$ (echo -n foo; cat data) | go run main.go
0       2908787 000c31839a100000
2908787 2088949 001e8b4104900000
4997736 1404824 000a18d1f0200000
6402560 617070  001bc6ac84300000
[...]

We can see that the first chunk is different: it’s three bytes longer (2908787 versus 2908784), but the fingerprint at the end of the chunk is the same. All other chunks following the first one are also the same!

Let’s add a hash to identify the contents of the individual chunks (code):

for {
	chunk, err := chk.Next(buf)
	if err == io.EOF {
		break
	}

	if err != nil {
		panic(err)
	}

	hash := sha256.Sum256(chunk.Data)
	fmt.Printf("%d\t%d\t%016x\t%032x\n", chunk.Start, chunk.Length, chunk.Cut, hash)
}

These are the chunks for the raw, unmodified file:

$ cat data | go run main.go
0       2908784 000c31839a100000        8d17f5f7326a2fd7[...]
2908784 2088949 001e8b4104900000        ba7c71226609c0de[...]
4997733 1404824 000a18d1f0200000        9c4db21626a27d4b[...]
6402557 617070  001bc6ac84300000        4c249c3b88500c23[...]
7019627 1278326 001734984b000000        5bec562b7ad37b8b[...]
[...]

Now we can see that adding bytes at the start only changes the first chunk:

$ (echo -n foo; cat data) | go run main.go
0       2908787 000c31839a100000        f41084d25bc273f2[...]
2908787 2088949 001e8b4104900000        ba7c71226609c0de[...]
4997736 1404824 000a18d1f0200000        9c4db21626a27d4b[...]
6402560 617070  001bc6ac84300000        4c249c3b88500c23[...]
7019630 1278326 001734984b000000        5bec562b7ad37b8b[...]

The SHA-256 hash for the first chunk changed from 8d17f5f7326a2fd7[...] to f41084d25bc273f2[...], but the rest are still the same. That’s pretty cool.

Let’s see how many different chunks we have in our data file by counting the different hashes:

$ cat data | go run main.go | cut -f4 | sort | uniq | wc -l
69

What happens when we feed the program our data twice, how many chunks does it detect? Let’s find out:

$ (cat data; cat data) | go run main.go | cut -f4 | sort | uniq | wc -l
70

Huh, so we only got a single additional chunk. The cause is that for the first round, it’ll find the same chunks as before (it’s the same data after all) right until the last chunk. In the previous run, the end of the last chunk was determined by the end of the file. Now there’s additional data, so the chunk continues. The next cut point will in the second run of the data, it’ll be the same as the first cut point, just with some additional data at the beginning of the chunk, so the SHA-256 hash is different. Afterwards, the same chunks follow in the same order.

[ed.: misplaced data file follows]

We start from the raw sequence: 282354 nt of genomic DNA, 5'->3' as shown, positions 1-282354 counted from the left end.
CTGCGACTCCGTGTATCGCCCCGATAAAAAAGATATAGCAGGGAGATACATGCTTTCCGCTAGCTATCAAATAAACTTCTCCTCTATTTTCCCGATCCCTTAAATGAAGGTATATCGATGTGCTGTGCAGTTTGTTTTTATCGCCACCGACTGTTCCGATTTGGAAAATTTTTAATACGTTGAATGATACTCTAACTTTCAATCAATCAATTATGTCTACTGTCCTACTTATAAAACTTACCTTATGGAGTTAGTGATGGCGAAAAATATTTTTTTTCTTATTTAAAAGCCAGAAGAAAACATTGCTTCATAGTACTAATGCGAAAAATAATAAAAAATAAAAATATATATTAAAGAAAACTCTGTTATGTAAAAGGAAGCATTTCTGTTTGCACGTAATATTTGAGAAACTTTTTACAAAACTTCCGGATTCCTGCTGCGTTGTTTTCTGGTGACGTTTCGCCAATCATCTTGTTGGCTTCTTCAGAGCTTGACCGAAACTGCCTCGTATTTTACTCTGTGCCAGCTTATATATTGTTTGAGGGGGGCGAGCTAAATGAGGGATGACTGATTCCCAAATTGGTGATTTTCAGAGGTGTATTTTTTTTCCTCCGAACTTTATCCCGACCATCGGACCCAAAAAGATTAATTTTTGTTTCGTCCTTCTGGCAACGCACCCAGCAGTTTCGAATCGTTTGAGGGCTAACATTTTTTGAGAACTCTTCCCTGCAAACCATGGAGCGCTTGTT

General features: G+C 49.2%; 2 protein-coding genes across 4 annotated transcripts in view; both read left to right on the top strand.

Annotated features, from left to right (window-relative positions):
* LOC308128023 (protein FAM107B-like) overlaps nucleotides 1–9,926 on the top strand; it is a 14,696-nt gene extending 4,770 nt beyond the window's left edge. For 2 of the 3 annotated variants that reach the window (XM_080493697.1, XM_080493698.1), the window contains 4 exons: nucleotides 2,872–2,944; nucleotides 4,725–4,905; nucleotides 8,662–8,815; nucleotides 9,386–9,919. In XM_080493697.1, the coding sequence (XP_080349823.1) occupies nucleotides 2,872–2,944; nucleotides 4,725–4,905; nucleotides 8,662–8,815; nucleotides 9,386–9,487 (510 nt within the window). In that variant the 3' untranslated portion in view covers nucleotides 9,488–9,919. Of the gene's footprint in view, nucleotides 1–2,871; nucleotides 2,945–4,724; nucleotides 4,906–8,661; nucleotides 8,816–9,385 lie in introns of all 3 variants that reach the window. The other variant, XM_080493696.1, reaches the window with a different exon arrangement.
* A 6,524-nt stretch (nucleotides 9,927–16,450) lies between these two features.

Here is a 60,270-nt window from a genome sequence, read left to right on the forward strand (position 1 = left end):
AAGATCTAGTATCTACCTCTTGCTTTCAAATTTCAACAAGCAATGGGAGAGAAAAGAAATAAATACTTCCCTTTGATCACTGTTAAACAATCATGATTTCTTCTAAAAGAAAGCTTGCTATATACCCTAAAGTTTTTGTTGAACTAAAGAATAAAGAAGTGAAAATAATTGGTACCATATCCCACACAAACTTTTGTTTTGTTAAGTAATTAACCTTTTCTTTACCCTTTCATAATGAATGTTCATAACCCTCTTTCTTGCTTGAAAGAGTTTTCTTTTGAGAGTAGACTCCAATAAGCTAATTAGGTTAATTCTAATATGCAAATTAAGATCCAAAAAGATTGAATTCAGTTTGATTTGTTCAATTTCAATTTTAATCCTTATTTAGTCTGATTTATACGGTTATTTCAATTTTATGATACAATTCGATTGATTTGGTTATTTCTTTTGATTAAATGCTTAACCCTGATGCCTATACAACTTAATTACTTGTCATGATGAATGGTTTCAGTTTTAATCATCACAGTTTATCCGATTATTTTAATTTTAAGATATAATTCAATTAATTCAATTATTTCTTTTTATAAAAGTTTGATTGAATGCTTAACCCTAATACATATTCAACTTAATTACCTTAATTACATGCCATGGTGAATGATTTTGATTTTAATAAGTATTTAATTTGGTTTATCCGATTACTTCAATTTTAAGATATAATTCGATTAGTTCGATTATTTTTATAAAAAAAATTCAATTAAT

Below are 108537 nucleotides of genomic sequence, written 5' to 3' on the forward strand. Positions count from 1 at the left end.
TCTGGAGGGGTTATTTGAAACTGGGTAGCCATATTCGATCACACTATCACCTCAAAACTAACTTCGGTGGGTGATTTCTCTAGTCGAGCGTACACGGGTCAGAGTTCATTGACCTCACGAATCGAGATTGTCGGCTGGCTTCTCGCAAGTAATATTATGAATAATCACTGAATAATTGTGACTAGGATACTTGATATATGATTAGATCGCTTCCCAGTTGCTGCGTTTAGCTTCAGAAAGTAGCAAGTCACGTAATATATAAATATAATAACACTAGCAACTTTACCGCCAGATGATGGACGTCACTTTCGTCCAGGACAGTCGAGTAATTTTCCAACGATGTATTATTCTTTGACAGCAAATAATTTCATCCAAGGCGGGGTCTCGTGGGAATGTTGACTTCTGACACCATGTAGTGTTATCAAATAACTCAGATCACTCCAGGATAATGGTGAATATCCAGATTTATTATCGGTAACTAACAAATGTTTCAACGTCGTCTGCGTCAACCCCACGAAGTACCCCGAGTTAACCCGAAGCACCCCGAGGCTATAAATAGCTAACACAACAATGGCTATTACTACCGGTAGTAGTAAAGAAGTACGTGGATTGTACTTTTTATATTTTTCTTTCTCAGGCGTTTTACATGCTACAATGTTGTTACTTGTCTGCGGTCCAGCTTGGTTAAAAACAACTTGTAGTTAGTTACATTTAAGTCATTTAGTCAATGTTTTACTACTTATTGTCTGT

Changing a few consecutive bytes of data somewhere in most cases also only affects a single chunk, let’s write the output to a file, change the data a bit using sed, and write another file:

$ cat data | go run main.go > orig.log
$ cat data | sed 's/EZE8HX/xxxxxx/' | go run main.go > mod.log

The string EZE8HX was present in my randomly generated file data only once and the sed command above changed it to the string xxxxxx. When we now compare the two log files using diff, we can see that for exactly one chunk the SHA-256 hash has changed, but the other chunks and the chunk boundaries stayed the same:

$ diff -au orig.log mod.log
--- orig.log    2018-11-24 13:14:45.265329525 +0100
+++ mod.log     2018-11-24 13:19:32.344681407 +0100
@@ -55,7 +55,7 @@
 83545247       547876  00198b8839f00000        2cbeea803ba79d54[...]
 84093123       889631  0007ddacabc00000        a2b6e8651ae1ab69[...]
 84982754       2561935 000c53712f500000        bca589959b019a80[...]
-87544689       2744485 0000a49118b00000        02b125104f06ed85[...]
+87544689       2744485 0000a49118b00000        ce2e43496ae6e7c3[...]
 90289174       1167308 00034d6cce700000        ad25a331993d9db7[...]
 91456482       1719951 001d2fea8ae00000        ba5153845c5b5228[...]
 93176433       1362655 0003009fc1600000        8e7a35e340c10d61[...]

This technique can be used for many other things besides a backup program. For example, the program rsync uses content-defined chunking to efficiently transfer files by detecting which parts of the files are already present on the receiving side (with a different rolling hash). The Low Bandwidth Network File System (LBFS) uses CDC with Rabin fingerprints to only transfer chunks that are needed over the network. Another application of a rolling hash is finding strings in text, for example in the Rabin-Karp algorithm.

If you’re interested in how the chunker package is used in restic, there’s a post over at the restic blog which explains this in a bit more detail.

Performance

Performance is crucial for backup programs. If creating backups is too slow people tend to stop using it.

The chunker package is written in plain Go. It doesn’t have any fancy low-level assembler, but the code is already pretty fast, thanks to some optimized calculations. The package has some benchmarks:

$ go test -run xxx -bench 'BenchmarkChunker$'
goos: linux
goarch: amd64
pkg: github.com/restic/chunker
BenchmarkChunker-4            20          70342669 ns/op         477.01 MB/s
--- BENCH: BenchmarkChunker-4
    chunker_test.go:325: 23 chunks, average chunk size: 1458888 bytes
    chunker_test.go:325: 23 chunks, average chunk size: 1458888 bytes
PASS
ok      github.com/restic/chunker       1.655s

Running on an older machine with an Intel i5 CPU chunker processes at about 477 MB per second on a single core.

Conclusion

Content-Defined Chunking can be used to split data into smaller chunks in a deterministic way so that the chunks can be rediscovered if the data has slightly changed, even when new data has been inserted or data was removed. The chunker package provides a fast implementation in pure Go with a liberal license and a simple API. If you use the chunker package for something cool, please let us know by opening an issue in the repo over at GitHub!

comments powered by Disqus